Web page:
4.7/10
174
4 user 9 critic

A Woman, Her Men, and Her Futon (1992)

R | | Drama | November 1992 (Sweden)
Trailer
1:40 | Trailer

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Helen, a divorced, attractive twenty-something Los Angeles office worker, has just broken up with her possessive boyfriend Paul. Living beyond her means, Helen soon loses her car and her ... See full summary »

Director:

(as Mussef Sibay)

Writer:

(as Mussef Sibay)
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Cast

Complete credited cast:
...
Helen
Lance Edwards ...
Donald
...
Randy
...
Paul
...
Max
Delaune Michel ...
Gail
Richard Gordon ...
Jimmy (scenes deleted)
Jennifer Zuniga ...
Waitress #1
Kathryn Atwood ...
Waitress #2
Gary Cusano ...
Apartment Manager
Kirsten Hall ...
Sales Woman
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Storyline

Helen, a divorced, attractive twenty-something Los Angeles office worker, has just broken up with her possessive boyfriend Paul. Living beyond her means, Helen soon loses her car and her apartment, and has to move in with her friend Donald, an aspiring screenwriter. Helen helps Donald with his screenplay, while secretly writing her own. Donald introduces Helen to Max, a producer who takes an interest in her and her screenplay. Feeling cornered by Paul, Max and Donald, who also wants a relationship with her, Helen has a series of casual affairs. These flings and her past relationships end up in her screenplay, which she is successful in selling. Written by lament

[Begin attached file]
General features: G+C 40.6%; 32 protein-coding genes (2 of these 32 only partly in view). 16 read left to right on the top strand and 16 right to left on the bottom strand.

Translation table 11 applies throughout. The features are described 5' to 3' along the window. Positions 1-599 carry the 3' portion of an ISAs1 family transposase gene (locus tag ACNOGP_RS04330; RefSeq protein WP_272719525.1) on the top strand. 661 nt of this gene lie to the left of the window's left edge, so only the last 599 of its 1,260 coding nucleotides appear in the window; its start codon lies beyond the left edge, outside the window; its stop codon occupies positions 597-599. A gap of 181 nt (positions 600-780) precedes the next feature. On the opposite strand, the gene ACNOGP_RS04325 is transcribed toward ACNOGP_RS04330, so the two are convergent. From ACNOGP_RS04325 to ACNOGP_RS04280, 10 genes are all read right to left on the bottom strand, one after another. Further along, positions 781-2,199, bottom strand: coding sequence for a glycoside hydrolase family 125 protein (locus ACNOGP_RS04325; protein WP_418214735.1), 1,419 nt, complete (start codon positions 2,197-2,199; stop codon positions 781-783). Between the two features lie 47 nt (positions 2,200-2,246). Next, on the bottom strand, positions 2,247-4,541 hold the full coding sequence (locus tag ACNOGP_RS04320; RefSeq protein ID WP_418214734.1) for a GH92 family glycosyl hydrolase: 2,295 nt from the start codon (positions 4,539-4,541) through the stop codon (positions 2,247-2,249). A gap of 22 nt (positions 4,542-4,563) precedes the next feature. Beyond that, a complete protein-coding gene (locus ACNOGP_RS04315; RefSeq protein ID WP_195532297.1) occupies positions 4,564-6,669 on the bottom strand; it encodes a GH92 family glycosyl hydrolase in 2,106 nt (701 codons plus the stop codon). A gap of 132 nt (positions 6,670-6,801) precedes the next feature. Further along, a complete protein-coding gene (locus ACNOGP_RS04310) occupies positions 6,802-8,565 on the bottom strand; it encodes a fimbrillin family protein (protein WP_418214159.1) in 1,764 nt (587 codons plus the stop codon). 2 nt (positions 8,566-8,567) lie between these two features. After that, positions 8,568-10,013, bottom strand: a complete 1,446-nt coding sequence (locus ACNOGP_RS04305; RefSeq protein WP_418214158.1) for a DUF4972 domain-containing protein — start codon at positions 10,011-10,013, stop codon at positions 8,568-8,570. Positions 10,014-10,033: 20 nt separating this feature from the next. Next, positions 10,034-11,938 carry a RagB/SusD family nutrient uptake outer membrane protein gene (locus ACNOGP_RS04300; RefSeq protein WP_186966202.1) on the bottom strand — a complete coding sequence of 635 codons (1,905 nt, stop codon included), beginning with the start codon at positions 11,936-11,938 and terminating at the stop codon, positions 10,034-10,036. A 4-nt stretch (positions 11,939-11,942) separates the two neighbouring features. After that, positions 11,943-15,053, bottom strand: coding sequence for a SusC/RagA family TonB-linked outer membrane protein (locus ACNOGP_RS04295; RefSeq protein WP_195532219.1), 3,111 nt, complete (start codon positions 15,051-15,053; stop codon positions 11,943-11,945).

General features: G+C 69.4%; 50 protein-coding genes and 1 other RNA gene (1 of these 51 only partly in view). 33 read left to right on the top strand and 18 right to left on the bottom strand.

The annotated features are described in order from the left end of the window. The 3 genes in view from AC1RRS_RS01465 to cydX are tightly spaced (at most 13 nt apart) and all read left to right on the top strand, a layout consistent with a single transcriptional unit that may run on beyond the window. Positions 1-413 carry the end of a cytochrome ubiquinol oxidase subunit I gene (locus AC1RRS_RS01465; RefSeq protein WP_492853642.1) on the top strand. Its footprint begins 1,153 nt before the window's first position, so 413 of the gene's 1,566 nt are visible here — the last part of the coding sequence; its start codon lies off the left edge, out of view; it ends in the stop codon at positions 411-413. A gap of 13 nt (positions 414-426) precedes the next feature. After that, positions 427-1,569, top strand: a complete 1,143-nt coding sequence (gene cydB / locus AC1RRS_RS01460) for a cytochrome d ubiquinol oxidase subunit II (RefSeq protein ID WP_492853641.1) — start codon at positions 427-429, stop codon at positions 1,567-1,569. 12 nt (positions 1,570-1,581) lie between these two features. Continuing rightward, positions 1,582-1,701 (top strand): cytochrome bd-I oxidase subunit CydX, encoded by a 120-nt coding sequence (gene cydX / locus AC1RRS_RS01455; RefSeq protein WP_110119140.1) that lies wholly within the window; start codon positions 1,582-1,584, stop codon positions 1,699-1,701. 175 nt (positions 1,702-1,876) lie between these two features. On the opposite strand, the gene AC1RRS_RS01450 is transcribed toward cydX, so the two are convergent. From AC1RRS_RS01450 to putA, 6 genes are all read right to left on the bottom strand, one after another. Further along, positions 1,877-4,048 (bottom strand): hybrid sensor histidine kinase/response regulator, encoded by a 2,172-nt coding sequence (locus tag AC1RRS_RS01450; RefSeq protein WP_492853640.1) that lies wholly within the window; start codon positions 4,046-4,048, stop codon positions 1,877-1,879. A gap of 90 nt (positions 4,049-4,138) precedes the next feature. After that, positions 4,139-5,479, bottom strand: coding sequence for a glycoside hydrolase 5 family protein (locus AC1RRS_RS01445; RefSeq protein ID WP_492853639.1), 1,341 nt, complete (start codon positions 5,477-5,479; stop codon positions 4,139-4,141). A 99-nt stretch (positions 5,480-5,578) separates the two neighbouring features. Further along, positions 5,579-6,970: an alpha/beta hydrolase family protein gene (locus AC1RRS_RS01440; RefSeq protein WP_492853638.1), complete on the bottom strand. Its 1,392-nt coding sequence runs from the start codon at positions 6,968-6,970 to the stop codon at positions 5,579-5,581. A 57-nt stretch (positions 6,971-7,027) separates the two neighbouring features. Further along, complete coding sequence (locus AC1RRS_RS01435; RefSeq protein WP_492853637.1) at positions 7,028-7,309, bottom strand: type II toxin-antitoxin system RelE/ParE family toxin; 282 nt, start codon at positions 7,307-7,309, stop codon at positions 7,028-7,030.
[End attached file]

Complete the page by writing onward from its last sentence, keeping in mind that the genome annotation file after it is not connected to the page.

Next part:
Plot Summary | Add Synopsis

Genres:

Drama

Motion Picture Rating (MPAA)

Rated R for scenes of strong sexuality, and for langauge
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Details

Country:

Language:

Release Date:

November 1992 (Sweden)  »

Also Known As:

Eine Frau, ihre Männer und ihr Futon  »

Company Credits

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Technical Specs

Runtime:

Color:

Aspect Ratio:

1.85 : 1
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Did You Know?

Trivia

Marisa Tomei and Julianne Moore auditioned for the lead role of Helen. See more »

Soundtracks

Adagio
from Clarinet Concerto
Written by Wolfgang Amadeus Mozart
Performed by Liszt Ferenc Kamarazenekar (as Franz Liszt Chamber Orchestra)
with Bela Kovacs clarinetist; János Rolla (as Janos Rolla) conductor
Courtesy of Delta Music, Inc.
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User Reviews

 
elegant, no-frills simplicity
20 October 2006 | by See all my reviews

The title of this film caught my attention one night when I was browsing Netflix. I thought it was a provocative enough title to add to my queue, expecting a cheap exploitative sex movie. Boy, was I surprised! It turned out to be quite a serious film, where the sex is never exploitative but an organic part of the story. The whole narrative is about sexual manipulation and anyone who has ever been in a heterosexual relationship would relate to the characters. And it's all done with elegance and simplicity that is almost European. And most charming of all, there's a story within a story, so while the two main characters who are screenwriters talk about the story they are writing, what they are really talking about is their own relationship. My only comment is that Jennifer Rubin's performance was uneven. At times she played the character like a teenager and it was hard to believe that she was a writer, and at other times she played it like an adult who was experienced enough to be a writer. But that's minor when I think of the overall impact the movie left on me. I guess it affected me because I once knew a girl like that...


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